Pet Shop Boys are not to everyone’s taste – I appreciate that many people find house music unsubtle, but it was always my brainless sound of choice. However, Pet Shop Boys are far from brainless; their score to ‘Battleship Potemkin’, performed in Trafalgar Square, was excellent, and pointed the way to new avenues, and this modern dance/ mixed media show is a genuinely thrilling experience.
I had tried to get tickets last year and missed it, but the production opened to sniffy reviews from traditional ballet critics and – like all genuinely innovative ideas – found itself trapped between two genres, unloved by those who regarded themselves experts in either.
The tale, a late and quite dark 3-page Hans Christian Anderson story, is about a king who seeks to find ‘the most incredible thing’ for his kingdom and his daughter’s hand in marriage, but the suitor, a miraculous clockmaker, has his work destroyed, which is in turn a more incredible thing. The tale is beautifully served by a graceful, elegant and occasionally pounding score, and matched by idea-filled dance pieces. In the original story the shattered clock’s characters kill the man who destroyed them, but here we have less traumatic outcome.
If it doesn’t quite move the heart, it certainly drops the jaw and feasts the eye in the way that Damon Albarn’s ‘Monkey’ failed to do. The show has been reworked from its last appearance in London, and the first half climaxes with a spectacular sequence as the clockmaker’s figures literally start time, cycling through the creation, the seasons, the commandments and the seven deadly sins to a lunar landing – but in many ways the best moments are the smaller ones, particularly a love duet that stands brilliantly on its own merits as a fine piece of modern dance from award-winning choreographer Javier de Frutos.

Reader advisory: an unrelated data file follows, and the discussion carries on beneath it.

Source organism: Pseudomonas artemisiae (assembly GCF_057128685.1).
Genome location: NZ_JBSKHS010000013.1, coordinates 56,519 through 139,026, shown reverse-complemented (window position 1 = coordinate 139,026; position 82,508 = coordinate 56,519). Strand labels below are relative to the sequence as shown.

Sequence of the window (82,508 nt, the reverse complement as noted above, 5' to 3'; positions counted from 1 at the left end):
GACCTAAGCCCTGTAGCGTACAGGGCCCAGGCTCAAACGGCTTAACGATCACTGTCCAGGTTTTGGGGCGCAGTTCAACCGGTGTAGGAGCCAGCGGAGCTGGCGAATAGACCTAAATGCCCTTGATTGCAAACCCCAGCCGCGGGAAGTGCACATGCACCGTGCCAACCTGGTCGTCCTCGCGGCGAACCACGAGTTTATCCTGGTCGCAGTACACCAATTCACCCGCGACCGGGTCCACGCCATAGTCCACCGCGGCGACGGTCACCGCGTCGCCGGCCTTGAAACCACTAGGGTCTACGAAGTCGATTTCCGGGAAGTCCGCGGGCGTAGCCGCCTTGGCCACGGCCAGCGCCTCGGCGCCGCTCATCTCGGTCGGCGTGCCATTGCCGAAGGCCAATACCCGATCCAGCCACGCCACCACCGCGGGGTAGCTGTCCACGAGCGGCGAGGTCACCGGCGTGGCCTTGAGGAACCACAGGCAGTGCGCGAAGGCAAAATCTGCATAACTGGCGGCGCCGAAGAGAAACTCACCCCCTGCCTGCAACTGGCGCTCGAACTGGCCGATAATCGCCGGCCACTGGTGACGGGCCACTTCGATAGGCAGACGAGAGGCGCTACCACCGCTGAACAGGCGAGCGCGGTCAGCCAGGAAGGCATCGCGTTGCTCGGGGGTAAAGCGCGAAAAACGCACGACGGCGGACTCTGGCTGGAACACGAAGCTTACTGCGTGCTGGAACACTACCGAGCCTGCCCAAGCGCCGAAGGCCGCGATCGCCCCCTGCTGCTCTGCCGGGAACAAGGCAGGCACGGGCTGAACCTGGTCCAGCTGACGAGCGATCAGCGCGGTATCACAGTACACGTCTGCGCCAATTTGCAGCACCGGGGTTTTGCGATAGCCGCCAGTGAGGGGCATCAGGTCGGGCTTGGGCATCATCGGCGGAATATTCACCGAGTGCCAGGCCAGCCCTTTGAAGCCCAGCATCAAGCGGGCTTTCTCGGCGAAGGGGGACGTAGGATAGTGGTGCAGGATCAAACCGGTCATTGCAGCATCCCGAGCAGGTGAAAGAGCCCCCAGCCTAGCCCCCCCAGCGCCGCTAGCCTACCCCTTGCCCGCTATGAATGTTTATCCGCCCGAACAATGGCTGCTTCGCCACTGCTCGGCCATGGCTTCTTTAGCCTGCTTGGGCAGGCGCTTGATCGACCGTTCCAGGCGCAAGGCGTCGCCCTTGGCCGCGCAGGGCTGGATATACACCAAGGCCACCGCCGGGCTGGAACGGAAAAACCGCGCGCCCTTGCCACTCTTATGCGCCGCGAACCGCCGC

Unfortunately, the night I saw it they had problems with the computer controlling the extremely complex video projection, but even without the phantasmagorical visuals it was a treat. The double CD is available, but the DVD never materialised although an early (and far inferior) version of the whole thing can be found on YouTube.